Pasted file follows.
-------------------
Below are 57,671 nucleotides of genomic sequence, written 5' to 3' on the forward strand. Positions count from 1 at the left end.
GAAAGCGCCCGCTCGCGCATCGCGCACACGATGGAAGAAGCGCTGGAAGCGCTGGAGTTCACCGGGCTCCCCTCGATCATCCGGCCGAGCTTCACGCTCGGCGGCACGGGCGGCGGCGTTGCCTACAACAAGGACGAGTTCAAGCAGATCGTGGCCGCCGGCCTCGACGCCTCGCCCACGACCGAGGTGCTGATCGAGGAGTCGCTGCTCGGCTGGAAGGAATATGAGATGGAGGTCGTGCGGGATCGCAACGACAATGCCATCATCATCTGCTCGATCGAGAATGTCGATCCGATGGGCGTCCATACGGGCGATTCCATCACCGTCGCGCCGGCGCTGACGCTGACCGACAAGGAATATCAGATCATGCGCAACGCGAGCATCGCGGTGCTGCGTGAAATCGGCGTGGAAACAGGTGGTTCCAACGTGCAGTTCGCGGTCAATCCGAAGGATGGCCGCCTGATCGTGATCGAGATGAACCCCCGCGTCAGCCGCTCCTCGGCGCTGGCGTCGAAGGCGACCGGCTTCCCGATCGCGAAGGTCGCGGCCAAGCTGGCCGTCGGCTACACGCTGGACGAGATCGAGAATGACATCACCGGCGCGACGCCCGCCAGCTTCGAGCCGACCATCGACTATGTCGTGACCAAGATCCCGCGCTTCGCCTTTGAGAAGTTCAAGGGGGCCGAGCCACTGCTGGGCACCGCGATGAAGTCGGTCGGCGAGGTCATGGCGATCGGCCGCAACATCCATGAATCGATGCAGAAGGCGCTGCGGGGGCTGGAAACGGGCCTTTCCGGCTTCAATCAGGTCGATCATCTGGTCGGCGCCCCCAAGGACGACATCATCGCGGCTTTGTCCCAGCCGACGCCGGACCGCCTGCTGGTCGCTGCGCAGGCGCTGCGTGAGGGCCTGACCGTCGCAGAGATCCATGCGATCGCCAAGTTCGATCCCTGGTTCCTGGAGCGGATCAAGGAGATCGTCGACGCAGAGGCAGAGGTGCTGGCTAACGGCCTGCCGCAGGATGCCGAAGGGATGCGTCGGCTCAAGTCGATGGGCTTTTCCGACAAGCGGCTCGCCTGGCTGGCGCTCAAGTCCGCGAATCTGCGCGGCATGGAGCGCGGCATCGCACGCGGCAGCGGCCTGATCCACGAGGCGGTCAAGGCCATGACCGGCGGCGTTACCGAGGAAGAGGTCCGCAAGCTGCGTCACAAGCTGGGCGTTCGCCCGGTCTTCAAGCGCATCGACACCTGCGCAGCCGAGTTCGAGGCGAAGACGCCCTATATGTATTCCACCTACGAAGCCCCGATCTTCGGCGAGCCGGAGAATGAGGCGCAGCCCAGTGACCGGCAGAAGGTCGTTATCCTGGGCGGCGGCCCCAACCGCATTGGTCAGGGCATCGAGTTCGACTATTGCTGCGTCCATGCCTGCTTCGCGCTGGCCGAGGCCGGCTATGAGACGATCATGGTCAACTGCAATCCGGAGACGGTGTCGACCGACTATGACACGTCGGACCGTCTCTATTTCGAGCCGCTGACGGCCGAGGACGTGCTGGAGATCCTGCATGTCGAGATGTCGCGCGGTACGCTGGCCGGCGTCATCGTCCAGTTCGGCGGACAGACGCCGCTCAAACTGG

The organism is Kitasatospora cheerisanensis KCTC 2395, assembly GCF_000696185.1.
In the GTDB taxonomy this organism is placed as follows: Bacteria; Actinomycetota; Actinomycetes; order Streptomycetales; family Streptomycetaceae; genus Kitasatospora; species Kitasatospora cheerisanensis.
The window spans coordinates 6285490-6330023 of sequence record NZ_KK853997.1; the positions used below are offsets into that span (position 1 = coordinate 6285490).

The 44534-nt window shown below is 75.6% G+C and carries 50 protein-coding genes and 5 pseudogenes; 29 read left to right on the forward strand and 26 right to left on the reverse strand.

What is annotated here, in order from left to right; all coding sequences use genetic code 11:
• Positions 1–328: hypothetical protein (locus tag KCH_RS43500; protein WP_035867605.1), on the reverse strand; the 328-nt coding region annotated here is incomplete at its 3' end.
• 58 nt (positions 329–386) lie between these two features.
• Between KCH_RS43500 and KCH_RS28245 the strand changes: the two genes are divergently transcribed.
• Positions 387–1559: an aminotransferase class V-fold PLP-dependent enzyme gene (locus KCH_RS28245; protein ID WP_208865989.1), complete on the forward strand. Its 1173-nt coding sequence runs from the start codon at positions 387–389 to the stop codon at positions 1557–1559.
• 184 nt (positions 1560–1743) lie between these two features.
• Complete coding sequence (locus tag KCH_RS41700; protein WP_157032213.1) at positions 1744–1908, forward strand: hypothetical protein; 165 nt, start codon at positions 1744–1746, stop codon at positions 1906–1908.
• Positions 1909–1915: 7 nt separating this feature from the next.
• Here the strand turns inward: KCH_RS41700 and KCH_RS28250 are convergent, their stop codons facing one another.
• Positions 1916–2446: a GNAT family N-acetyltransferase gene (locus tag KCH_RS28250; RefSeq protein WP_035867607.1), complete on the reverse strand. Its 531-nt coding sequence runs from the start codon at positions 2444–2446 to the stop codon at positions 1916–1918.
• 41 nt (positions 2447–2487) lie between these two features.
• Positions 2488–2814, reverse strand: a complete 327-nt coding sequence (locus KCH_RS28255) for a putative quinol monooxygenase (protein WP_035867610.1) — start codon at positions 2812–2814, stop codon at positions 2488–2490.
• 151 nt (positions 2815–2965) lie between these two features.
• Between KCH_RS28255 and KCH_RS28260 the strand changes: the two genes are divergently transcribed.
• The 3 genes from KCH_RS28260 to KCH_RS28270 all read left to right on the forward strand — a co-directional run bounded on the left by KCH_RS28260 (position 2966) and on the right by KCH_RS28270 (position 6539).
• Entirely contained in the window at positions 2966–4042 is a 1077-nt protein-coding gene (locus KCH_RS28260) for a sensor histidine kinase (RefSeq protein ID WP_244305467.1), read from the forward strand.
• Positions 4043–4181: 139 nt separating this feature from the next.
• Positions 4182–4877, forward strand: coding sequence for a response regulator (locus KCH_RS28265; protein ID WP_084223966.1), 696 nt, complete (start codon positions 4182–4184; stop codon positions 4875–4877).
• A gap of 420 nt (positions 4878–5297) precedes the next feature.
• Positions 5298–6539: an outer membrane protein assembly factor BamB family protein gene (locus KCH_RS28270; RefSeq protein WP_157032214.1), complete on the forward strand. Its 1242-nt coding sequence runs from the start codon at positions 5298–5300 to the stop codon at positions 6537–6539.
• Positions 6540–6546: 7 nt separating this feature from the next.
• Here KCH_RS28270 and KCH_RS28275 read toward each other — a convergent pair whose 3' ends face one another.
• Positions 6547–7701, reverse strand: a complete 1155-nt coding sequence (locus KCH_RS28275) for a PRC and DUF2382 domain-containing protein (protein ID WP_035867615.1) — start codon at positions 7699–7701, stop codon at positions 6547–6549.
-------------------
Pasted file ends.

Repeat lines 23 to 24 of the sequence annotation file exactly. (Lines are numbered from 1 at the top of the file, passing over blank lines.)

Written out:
• Positions 4043–4181: 139 nt separating this feature from the next.
• Positions 4182–4877, forward strand: coding sequence for a response regulator (locus KCH_RS28265; protein ID WP_084223966.1), 696 nt, complete (start codon positions 4182–4184; stop codon positions 4875–4877).